Send by email

your name: email to: message:
Username: Email: Password: Confirm Password:
Login with
Confirming registration ...

Edit your profile:

Country: Town: State:
Gender: Birthday:
Email: Web:
How do you describe yourself:
Password: New password: Repite password:

Wednesday, April 25, 2018

Kim Jong-un changes image for summit with South Korea and US

Por Jade

North Korea leader Kim Jong-un seems to have had a change of image before the media. This week Kim Jong-un is scheduled to meet with his South Korean counterpart, Moon Jae-in, for the first inter-Korean summit in more than a decade. And in the coming months, the North Korean leader plans to meet with Donald Trump, president of the United States.

On the way to these meetings, the state media of North Korea are softening their traditionally hostile rhetoric and now present their leader as a warmer man. He is no longer seen with a cigarette in his hand and his wife, Ri Sol-ju, seems to have a more active role in a regime traditionally dominated by men. Now they refer to her as the "first lady".

In addition, perhaps in an attempt to show the sincerity of the North with a view to peace talks next week, nuclear missiles practically disappeared from the country's television screens. The South Korean newspaper Dong-A Ilbo noted this week that, for some time, Kim has not been seen in public again with a cigarette. According to them, this could be part of a strategy to soften their image.

Known to be a big smoker, he was photographed for the last time smoking in early February, while taking a bus at midnight in Pyongyang. Now the pictures of the newspapers show him without a cigarette, and they no longer put ashtrays for him at official events. There have also been subtle changes in the way he is shown on television.

File images of the North Korean leader attending military or agricultural events are very common on North Korean television. However, there has been an increase in images of Kim visiting children, a proven method of projecting the leader as the father of a nation. His wife has also come out. The first state commitment she had in her charge was to accompany a Chinese envoy to the ballet. This fact earned her the titles of "First Lady of North Korea" for the first time on television and in print media. In previous appearances, she had been relegated to the background and was simply called "his wife", but this week state television made her the center of attention. This marked the first time in 45 years that a First Lady of North Korea has taken center stage in that way.

Foreign governments and observers from Korea have become accustomed to the way they insult their enemies. To President Trump, Kim Jong-un called him "old senile" and to the South Korea's former president, Park Geun-hye, "old witch and a prostitute". But now his insults directed at southern leaders have largely disappeared, and the media has reserved its criticism for those who oppose the inter-Korean peace process. This week, the North Korean newspaper Minju Choson called the members of the Freedom Party of Korea "fools" and "mentally deranged people" for questioning Pyongyang's motives for seeking peace. Also in the line of fire is the government of Japan. The newspaper claims that Prime Minister Shinzo Abe is trying to relaunch Japanese "imperial military expansionism". It calls him "truly regrettable" and describes his government as "astute Japanese reactionary."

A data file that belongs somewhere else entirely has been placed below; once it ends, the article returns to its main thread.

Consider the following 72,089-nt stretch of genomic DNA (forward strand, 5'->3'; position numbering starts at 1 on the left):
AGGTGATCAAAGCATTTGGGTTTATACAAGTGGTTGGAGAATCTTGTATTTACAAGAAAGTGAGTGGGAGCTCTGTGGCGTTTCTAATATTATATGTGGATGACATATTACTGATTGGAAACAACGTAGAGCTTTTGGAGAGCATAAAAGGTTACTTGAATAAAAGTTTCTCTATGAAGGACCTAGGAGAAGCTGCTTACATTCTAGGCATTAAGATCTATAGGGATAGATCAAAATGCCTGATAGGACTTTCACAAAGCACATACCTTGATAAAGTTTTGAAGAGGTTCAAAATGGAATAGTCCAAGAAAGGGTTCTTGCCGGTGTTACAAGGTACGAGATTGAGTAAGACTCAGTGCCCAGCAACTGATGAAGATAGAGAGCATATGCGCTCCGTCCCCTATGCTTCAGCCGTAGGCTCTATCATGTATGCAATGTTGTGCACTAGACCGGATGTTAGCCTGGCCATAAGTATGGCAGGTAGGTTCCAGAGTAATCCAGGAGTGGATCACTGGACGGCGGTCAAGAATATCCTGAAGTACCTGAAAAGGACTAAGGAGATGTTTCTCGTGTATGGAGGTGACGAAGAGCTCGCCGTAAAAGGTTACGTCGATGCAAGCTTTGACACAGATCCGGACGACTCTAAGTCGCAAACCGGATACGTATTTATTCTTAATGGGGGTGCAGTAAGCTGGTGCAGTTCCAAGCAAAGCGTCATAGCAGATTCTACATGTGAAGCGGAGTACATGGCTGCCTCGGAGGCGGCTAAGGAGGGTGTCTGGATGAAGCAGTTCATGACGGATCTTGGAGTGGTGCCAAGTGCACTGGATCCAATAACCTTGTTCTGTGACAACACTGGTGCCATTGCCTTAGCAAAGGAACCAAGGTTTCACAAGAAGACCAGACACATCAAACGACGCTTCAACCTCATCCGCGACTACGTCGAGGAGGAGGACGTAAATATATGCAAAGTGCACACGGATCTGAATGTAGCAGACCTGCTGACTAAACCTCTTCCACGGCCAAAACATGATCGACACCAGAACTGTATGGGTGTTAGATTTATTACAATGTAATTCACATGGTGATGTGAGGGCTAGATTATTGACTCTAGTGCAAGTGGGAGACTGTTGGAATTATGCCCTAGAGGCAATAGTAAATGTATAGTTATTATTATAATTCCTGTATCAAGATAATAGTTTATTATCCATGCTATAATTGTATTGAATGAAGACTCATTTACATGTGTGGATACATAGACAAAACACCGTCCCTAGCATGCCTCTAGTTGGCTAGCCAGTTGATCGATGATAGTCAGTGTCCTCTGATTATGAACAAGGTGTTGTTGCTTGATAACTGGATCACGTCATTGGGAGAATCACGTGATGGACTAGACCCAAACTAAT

When North Korea held a military parade on February 8, one day before the opening ceremony of the South Korean Winter Olympics, the event was seen as a setback for relations across the peninsula. But since then the missiles, a distinctive feature on North Korean television screens during 2017, have largely disappeared from the media. That does not mean that the military deployment has completely disappeared from the nation's screens. Life in North Korea revolves around a policy where the military is the first in all things in the country.

This means that a military uniform frequently appears on television, but the action sequences have given way to a wave of entertainment programming. While the usual communist dose of patriotic songs, band concerts, factories and farmworkers is still there, all those explosions and roaring fighter jets have been replaced by an increase in art programs and an emphasis on youth. The media and newspapers in North Korea are under state control, and central television is the only means of information for many citizens. It is not yet known if these changes will be permanent or temporary, but it is clear that Pyongyang is preparing its people for what these vital weeks can bring.